If you see a file type, click on the drive to select it, then hit delete (located towards the upper part of the window). If you’re using the drive 50/50, you want to delete the NTFS partition we set up earlier.

The drive should now read as unallocated. That’s good. That’s what we want.

Step 4: Finish Formatting and Create a Label

KDE Parition Manager with a yellow arrow pointing to New.

Left-click on the unallocated drive and select new. This will bring up a menu where we can use the drop-down box to change the File System Type to ex4. You can also set a label here as well to make the drive name easier to remember. I named mine “SSD” just so it’s easier to type in later.

I do definitely recommend making a label because, like most things, it’ll save you a headache later down the guide.

Arrows pointing to the location of File System and Label in KDE.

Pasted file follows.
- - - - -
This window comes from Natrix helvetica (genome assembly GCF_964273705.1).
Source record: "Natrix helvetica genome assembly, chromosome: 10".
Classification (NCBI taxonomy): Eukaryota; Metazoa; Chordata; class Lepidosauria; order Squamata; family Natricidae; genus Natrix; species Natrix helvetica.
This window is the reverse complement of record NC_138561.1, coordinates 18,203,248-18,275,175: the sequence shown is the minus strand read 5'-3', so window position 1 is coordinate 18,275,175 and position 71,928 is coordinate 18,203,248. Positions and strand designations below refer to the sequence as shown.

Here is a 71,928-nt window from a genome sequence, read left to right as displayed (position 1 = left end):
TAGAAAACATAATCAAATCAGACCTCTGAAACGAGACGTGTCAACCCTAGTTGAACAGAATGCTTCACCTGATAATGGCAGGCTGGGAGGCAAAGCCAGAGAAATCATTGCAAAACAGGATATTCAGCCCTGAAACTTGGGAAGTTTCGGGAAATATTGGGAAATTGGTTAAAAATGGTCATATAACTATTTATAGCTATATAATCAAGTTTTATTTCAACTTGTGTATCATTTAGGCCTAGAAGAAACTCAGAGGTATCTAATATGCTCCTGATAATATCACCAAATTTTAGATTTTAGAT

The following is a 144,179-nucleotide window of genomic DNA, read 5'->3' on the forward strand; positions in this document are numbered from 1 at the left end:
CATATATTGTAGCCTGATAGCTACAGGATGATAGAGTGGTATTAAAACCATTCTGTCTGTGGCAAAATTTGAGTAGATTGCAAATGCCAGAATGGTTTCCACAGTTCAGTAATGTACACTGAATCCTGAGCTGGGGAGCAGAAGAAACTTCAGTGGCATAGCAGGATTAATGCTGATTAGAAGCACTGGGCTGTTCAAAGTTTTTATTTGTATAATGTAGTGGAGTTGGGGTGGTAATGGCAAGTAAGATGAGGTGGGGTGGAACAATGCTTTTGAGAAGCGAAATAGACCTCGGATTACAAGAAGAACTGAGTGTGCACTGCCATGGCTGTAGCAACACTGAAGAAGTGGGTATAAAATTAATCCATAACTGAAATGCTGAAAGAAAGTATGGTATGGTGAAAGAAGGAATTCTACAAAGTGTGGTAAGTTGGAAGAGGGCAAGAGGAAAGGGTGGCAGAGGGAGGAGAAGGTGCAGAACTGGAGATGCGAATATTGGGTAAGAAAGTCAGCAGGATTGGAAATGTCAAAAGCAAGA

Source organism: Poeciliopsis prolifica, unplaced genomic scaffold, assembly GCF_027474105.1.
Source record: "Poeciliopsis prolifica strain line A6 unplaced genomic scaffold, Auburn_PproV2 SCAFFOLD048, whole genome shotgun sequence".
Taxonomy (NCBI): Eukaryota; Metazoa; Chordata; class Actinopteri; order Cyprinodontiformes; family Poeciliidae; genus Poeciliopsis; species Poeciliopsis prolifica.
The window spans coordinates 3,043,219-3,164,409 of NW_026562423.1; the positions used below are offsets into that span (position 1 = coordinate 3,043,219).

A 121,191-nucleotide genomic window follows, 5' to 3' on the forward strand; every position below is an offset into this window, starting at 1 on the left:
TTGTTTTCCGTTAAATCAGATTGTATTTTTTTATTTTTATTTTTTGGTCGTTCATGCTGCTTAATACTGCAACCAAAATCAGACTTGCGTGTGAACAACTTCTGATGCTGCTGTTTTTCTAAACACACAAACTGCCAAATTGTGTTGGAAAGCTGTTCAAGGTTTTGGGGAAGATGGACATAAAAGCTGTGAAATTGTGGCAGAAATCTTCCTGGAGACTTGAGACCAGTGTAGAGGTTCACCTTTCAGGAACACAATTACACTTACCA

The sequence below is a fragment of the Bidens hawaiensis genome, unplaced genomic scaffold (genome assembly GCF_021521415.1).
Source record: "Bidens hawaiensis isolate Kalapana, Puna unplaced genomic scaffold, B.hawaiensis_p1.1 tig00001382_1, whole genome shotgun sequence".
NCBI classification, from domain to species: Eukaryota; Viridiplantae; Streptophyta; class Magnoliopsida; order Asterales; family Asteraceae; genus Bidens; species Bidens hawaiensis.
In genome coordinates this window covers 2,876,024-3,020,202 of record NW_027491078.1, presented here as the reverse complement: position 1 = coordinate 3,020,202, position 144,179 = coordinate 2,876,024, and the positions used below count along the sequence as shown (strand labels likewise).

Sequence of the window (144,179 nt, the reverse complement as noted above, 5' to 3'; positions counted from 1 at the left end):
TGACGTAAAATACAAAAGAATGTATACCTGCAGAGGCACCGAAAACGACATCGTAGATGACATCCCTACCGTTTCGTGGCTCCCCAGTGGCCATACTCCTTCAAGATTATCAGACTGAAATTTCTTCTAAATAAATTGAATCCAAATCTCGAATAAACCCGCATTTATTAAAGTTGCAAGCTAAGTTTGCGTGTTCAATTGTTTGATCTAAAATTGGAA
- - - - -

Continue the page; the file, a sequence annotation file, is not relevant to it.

Once that’s all done, hit OK, then in the top-left corner hit Apply and KDE Partition Manager will format and set up the hard drive for use in Steam.

Mount the Hard Drive

Arrow pointing to the System Tray thumb drive icon on the Steam Deck.

Now the hard drive can communicate with SteamOS, we can go ahead and mount it.

To mount the hard drive, look to the system tray in the bottom right corner of the taskbar (the taskbar is the big dark bar that runs along the bottom of the screen). You should see a USB thumb drive icon. Click that and it’ll bring up a list of connected storage devices.

If you gave the external hard drive a label, that will be displayed here.

Yellow arrow pointing to the mount and open option.